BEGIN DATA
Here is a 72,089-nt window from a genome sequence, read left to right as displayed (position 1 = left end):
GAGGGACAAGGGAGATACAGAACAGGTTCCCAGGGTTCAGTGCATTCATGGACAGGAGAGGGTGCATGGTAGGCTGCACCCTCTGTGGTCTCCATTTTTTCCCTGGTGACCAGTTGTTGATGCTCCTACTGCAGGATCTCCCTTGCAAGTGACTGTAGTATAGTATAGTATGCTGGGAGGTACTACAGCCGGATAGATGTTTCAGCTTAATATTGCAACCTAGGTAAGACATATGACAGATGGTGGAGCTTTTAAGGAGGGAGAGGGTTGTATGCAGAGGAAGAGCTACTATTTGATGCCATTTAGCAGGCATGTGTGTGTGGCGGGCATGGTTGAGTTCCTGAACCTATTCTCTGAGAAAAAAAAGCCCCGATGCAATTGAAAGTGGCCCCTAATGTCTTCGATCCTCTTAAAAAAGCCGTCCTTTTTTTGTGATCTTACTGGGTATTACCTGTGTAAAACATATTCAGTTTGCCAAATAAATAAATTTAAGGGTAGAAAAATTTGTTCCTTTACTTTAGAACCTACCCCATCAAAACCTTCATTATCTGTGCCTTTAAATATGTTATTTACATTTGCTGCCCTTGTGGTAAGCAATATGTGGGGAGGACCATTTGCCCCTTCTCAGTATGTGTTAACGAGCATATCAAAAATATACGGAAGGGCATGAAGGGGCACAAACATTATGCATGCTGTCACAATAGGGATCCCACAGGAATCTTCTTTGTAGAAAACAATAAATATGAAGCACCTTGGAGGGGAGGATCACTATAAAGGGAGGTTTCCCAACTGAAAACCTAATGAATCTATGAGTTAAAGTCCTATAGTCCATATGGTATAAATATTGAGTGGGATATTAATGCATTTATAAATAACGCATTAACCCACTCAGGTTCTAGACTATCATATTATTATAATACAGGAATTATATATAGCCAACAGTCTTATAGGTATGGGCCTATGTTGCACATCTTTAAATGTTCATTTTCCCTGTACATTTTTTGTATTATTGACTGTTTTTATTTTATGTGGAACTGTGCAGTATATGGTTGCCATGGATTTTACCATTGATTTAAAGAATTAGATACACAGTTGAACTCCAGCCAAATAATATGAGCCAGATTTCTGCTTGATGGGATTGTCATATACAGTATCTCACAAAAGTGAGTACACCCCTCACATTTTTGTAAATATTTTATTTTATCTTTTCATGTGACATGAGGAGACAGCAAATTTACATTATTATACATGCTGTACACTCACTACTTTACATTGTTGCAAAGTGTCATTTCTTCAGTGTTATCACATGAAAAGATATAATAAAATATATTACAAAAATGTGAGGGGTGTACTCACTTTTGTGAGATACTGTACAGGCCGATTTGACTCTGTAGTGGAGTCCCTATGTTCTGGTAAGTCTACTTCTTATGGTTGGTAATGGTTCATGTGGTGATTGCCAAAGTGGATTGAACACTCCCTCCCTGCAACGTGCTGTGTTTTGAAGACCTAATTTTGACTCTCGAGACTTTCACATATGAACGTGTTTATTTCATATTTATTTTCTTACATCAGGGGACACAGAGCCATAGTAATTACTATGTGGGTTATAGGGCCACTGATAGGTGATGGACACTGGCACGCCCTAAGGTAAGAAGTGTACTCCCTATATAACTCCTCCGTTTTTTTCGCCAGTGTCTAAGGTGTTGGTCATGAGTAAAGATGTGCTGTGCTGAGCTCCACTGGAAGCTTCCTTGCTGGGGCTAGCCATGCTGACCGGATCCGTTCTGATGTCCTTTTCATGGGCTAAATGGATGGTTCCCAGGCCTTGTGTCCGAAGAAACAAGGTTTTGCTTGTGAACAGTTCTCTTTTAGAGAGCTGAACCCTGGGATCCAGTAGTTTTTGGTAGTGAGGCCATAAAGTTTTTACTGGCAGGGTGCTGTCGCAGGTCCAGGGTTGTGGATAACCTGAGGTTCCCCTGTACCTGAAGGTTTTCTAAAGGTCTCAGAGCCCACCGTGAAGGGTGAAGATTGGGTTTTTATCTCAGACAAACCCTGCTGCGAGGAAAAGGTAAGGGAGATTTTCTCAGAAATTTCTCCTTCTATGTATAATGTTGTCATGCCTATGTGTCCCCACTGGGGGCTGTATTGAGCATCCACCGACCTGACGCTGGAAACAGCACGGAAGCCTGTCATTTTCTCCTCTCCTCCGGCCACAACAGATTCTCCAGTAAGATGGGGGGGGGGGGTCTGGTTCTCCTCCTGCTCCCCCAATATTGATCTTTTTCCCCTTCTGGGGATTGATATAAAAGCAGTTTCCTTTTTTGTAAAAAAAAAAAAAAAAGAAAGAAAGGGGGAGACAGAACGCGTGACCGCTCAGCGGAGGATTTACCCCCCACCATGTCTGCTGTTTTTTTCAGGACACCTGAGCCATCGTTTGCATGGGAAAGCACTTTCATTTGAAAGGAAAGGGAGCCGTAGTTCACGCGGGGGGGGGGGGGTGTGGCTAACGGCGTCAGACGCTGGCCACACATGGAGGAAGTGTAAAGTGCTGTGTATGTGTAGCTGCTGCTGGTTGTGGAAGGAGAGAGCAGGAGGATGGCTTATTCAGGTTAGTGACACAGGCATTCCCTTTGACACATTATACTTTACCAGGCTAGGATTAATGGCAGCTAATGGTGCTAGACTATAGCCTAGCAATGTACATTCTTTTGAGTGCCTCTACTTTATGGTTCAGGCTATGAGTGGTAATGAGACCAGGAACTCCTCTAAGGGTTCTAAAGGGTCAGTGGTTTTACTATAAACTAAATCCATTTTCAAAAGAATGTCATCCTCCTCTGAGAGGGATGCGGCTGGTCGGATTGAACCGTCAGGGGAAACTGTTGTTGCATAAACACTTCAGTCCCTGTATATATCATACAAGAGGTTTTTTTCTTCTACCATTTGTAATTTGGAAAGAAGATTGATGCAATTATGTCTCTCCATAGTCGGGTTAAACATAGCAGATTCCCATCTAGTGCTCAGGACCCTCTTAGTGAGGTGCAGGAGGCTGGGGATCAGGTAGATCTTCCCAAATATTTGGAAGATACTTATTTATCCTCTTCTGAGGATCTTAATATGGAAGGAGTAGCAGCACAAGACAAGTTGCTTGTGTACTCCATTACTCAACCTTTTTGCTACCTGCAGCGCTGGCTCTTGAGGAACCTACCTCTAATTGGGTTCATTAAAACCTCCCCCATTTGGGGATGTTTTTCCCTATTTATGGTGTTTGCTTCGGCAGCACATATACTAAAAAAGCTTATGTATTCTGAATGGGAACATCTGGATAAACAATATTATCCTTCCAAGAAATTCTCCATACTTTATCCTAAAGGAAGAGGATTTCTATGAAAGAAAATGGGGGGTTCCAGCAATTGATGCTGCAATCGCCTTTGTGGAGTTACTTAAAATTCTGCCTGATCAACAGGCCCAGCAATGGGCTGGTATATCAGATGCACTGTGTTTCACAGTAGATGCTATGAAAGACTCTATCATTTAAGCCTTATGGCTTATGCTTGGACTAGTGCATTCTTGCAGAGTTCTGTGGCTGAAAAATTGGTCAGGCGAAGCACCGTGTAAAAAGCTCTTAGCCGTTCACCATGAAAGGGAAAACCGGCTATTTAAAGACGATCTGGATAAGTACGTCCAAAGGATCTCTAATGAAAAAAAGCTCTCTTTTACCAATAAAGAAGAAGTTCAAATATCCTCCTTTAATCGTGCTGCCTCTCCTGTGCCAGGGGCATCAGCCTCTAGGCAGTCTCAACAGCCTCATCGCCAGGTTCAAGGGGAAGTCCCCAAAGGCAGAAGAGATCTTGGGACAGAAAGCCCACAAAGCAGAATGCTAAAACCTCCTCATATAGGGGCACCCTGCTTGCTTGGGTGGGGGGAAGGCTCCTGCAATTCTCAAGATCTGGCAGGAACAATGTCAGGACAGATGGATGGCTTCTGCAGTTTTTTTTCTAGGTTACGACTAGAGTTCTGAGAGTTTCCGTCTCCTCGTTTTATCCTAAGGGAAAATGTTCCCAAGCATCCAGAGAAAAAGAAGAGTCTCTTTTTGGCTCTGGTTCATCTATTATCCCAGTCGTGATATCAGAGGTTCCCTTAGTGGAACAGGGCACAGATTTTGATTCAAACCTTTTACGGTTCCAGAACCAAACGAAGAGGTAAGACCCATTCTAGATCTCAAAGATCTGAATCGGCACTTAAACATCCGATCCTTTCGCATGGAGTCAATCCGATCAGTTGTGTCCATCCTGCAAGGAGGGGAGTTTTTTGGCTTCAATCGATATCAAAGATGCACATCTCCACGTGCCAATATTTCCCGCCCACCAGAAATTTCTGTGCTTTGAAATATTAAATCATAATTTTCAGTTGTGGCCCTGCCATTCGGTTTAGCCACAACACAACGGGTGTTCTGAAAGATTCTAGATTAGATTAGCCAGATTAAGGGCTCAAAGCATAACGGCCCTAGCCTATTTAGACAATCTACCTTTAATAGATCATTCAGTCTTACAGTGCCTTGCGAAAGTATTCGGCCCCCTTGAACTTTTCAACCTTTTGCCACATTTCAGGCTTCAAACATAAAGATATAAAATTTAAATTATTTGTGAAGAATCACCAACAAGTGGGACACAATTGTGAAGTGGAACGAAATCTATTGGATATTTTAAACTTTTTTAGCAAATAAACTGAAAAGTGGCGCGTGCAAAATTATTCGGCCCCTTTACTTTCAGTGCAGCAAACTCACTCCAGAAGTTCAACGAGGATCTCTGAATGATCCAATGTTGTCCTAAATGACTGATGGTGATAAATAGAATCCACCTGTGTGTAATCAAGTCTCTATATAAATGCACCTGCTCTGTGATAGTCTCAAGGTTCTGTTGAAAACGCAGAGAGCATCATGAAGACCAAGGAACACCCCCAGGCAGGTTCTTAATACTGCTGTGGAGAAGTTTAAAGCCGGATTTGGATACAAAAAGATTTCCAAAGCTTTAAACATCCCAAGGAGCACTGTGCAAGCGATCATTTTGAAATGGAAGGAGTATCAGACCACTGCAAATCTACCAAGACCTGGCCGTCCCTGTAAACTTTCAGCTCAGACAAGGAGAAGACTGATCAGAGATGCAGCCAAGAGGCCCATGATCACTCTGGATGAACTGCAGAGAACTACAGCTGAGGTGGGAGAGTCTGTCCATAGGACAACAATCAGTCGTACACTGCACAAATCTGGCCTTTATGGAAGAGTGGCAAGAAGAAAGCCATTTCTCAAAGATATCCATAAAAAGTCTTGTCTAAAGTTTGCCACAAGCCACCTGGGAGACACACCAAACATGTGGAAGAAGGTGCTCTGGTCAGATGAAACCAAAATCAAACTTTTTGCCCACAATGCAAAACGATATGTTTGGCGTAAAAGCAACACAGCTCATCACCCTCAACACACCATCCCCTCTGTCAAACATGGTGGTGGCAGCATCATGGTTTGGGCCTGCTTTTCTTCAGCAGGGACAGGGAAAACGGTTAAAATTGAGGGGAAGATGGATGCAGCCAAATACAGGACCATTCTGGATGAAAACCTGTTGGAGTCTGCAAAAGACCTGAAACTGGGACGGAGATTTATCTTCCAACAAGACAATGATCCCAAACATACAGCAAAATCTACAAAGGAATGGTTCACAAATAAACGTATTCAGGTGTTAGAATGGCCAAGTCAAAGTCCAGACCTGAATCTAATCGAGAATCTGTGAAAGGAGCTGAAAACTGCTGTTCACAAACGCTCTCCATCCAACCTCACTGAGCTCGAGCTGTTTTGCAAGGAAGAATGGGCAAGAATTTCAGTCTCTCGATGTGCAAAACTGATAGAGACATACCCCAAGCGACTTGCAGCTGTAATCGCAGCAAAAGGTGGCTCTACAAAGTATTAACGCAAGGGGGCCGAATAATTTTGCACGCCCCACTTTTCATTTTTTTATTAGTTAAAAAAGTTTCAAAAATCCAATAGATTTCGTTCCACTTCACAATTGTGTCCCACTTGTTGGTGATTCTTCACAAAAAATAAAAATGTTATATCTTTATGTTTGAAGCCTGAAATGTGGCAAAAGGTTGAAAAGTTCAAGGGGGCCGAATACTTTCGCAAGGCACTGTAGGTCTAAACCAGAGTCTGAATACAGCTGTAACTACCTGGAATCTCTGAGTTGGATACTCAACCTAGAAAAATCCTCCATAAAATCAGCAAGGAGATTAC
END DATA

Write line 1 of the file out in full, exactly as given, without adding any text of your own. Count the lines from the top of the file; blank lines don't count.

Here is a 72,089-nt window from a genome sequence, read left to right as displayed (position 1 = left end):